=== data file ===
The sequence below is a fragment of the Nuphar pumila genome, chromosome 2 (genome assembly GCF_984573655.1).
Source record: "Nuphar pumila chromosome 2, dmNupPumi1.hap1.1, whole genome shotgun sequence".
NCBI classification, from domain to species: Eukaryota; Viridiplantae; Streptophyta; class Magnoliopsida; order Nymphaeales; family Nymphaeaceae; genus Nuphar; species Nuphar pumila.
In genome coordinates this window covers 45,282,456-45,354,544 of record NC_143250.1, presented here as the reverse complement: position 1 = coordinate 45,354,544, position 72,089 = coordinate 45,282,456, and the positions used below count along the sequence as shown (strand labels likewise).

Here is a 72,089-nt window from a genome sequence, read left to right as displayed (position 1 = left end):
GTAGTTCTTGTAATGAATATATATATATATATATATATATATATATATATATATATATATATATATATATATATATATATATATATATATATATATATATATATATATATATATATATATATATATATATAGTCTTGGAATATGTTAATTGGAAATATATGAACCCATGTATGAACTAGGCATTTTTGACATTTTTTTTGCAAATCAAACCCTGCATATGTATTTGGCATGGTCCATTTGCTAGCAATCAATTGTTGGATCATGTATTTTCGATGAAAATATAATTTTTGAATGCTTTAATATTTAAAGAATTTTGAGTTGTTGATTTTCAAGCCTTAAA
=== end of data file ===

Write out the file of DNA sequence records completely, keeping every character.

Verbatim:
The sequence below is a fragment of the Nuphar pumila genome, chromosome 2 (genome assembly GCF_984573655.1).
Source record: "Nuphar pumila chromosome 2, dmNupPumi1.hap1.1, whole genome shotgun sequence".
NCBI classification, from domain to species: Eukaryota; Viridiplantae; Streptophyta; class Magnoliopsida; order Nymphaeales; family Nymphaeaceae; genus Nuphar; species Nuphar pumila.
In genome coordinates this window covers 45,282,456-45,354,544 of record NC_143250.1, presented here as the reverse complement: position 1 = coordinate 45,354,544, position 72,089 = coordinate 45,282,456, and the positions used below count along the sequence as shown (strand labels likewise).

Here is a 72,089-nt window from a genome sequence, read left to right as displayed (position 1 = left end):
GTAGTTCTTGTAATGAATATATATATATATATATATATATATATATATATATATATATATATATATATATATATATATATATATATATATATATATATATATATATATATATATATATATATATATATATAGTCTTGGAATATGTTAATTGGAAATATATGAACCCATGTATGAACTAGGCATTTTTGACATTTTTTTTGCAAATCAAACCCTGCATATGTATTTGGCATGGTCCATTTGCTAGCAATCAATTGTTGGATCATGTATTTTCGATGAAAATATAATTTTTGAATGCTTTAATATTTAAAGAATTTTGAGTTGTTGATTTTCAAGCCTTAAA